Primary sources are the raw materials of history — original documents and objects that were created at the time under study. They are different from secondary sources, accounts that retell, analyze, or interpret events, usually at a distance of time or place.
Bringing young people into close contact with these unique, often profoundly personal documents and objects can give them a sense of what it was like to be alive during a long-past era. Helping students analyze primary sources can also prompt curiosity and improve critical thinking and analysis skills.
This unit provides an overview on the presence, influence, and stories of Oregon's Latino community. Your students will be given a chance to challenge thier skills as aspiring historians while celebrating and discovering my beautiful community.
The documents and questions may be used for classroom investigation or as a unit assessment. Documents can be distributed and assigned as a jigsaw or as a complete set. Students read the document and apply historical investigation skills. Students should have access to prior learning about the nature of Indian and white settler contact.Updated video link for Broken Treaties
The California History and Social Science Project hosted a webinar on March 2nd and shared a list of resources for teaching and understanding the war in Ukraine.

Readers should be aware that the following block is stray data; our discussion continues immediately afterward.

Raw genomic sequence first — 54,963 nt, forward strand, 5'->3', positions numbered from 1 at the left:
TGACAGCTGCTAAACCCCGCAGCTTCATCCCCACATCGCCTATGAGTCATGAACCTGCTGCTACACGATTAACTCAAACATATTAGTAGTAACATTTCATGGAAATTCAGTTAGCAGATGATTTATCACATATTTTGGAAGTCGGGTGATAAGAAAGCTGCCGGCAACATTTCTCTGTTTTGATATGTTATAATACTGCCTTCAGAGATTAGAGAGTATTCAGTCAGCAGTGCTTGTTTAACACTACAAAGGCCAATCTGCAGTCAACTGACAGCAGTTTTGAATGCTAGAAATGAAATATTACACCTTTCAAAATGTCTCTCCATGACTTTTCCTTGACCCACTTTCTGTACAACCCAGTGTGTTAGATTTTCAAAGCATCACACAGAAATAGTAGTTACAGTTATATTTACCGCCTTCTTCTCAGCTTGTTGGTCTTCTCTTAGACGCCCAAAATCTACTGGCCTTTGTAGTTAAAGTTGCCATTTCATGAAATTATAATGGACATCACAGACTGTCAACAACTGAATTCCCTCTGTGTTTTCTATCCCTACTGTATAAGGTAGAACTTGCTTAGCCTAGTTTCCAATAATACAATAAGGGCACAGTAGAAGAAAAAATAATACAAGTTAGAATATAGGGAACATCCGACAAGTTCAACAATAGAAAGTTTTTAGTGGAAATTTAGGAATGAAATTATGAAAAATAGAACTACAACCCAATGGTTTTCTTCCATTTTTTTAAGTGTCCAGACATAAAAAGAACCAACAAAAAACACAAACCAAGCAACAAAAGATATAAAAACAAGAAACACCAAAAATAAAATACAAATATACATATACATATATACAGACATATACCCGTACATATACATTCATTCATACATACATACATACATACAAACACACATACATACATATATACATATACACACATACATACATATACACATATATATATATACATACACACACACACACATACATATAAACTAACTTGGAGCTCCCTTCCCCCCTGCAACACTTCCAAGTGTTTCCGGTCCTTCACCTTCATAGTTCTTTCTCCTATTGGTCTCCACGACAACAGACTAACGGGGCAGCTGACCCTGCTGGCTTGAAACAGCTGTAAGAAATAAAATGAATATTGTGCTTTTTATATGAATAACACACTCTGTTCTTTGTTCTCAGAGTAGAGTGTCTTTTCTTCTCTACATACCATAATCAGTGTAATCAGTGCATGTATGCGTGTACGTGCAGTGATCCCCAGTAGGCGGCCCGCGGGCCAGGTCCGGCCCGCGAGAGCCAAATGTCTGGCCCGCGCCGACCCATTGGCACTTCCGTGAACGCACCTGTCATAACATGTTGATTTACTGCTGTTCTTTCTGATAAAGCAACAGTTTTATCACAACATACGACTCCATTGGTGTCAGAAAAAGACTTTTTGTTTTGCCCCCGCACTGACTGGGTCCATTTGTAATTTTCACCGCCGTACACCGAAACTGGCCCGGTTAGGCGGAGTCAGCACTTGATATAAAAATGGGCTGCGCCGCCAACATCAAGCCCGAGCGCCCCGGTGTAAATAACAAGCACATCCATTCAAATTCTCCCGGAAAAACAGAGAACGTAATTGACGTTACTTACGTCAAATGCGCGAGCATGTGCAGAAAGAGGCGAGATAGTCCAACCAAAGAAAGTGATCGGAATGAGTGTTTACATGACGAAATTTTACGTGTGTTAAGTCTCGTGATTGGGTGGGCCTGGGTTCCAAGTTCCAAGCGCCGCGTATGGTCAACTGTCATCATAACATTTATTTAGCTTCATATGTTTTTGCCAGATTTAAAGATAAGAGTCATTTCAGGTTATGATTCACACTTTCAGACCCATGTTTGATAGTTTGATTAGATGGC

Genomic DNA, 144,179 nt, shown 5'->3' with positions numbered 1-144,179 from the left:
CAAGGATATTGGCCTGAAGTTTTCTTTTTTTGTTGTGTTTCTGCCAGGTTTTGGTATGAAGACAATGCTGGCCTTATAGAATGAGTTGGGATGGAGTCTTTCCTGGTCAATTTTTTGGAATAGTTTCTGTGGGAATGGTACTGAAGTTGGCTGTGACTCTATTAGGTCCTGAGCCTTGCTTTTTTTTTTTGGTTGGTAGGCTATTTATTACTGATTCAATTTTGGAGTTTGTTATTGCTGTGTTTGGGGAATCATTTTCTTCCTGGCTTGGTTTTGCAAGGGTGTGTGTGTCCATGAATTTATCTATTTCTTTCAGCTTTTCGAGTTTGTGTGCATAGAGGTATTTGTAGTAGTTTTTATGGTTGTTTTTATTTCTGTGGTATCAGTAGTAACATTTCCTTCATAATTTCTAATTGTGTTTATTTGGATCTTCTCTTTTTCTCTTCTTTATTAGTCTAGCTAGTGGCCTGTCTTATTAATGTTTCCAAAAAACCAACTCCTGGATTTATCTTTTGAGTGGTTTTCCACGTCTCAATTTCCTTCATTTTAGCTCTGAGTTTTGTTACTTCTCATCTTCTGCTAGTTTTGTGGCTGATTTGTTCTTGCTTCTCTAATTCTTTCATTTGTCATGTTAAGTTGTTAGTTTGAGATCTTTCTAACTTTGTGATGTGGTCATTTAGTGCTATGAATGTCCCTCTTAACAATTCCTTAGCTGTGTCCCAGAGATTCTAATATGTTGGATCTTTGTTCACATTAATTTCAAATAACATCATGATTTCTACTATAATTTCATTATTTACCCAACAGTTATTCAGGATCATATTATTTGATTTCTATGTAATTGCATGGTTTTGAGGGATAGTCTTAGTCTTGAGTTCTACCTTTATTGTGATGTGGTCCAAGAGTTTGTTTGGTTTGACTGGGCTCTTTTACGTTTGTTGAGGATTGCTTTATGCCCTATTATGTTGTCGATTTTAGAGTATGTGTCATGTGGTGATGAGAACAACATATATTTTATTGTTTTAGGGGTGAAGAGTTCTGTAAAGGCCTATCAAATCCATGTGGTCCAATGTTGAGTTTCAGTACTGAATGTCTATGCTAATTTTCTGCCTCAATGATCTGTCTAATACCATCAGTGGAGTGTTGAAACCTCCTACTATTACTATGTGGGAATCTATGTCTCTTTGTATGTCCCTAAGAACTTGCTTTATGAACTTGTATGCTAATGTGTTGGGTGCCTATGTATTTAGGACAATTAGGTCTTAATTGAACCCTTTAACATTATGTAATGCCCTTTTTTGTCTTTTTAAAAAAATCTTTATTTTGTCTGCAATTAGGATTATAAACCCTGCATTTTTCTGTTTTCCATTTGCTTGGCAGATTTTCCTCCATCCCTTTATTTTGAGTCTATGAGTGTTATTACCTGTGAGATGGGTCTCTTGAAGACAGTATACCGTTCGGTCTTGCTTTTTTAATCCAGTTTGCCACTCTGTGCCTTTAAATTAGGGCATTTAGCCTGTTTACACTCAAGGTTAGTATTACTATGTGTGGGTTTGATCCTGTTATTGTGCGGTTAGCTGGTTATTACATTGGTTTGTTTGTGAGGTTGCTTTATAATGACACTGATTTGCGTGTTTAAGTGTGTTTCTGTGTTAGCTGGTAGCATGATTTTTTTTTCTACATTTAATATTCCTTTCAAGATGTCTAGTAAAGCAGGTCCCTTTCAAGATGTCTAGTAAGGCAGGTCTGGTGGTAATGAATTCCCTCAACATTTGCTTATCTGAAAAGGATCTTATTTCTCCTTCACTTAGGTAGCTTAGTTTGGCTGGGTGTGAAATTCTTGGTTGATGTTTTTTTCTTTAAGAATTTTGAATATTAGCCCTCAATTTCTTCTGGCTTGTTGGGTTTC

This video segment explores how the song Strange Fruit became one of the best-known and most enduring songs of protest. In 1939, the legendary blues singer Billie Holiday performed the song as a daring criticism of the commonplace practice of the lynching of African-Americans. Civil rights groups such as the NAACP had made countless appeals, but it was Holiday’s haunting rendition that made it impossible for white Americans and lawmakers to ignore the widespread crime.
A second video segment includes the story of Abel Meeropol, son of Russian Jewish immigrants and a high school English teacher in the Bronx neighborhood where he was born, wrote a poem entitled Strange Fruit. This video discusses how the poem would later be performed by the legendary Billie Holiday as a song of protest, bringing national attention to the crime of lynching.
Sensitive: This resource contains material that may be sensitive for some students. Teachers should exercise discretion in evaluating whether this resource is suitable for their class.
This interactive Padlet map allows students to click on pins to discover acts of violence against Black Americans (red pins) and acts of resistance by Black Americans (blue pins). It could serve as a catalyst for research or class discussion about race in America.
Much of this information was compiled from articles by the Zinn Education Project and Blackpast.org.
The world in 1750 was the product of a long and complex global history. Humans lived across most of the habitable world. In some ways, they did things the same as their ancestors—most people farmed, they moved around only a little, their states were some kind of monarchy, and religion was the most present large-scale community in their lives. Things were changing, but nobody was quite sure how they were going to change. This was signified by an encounter between the Qianlong Emperor and Lord Macartney.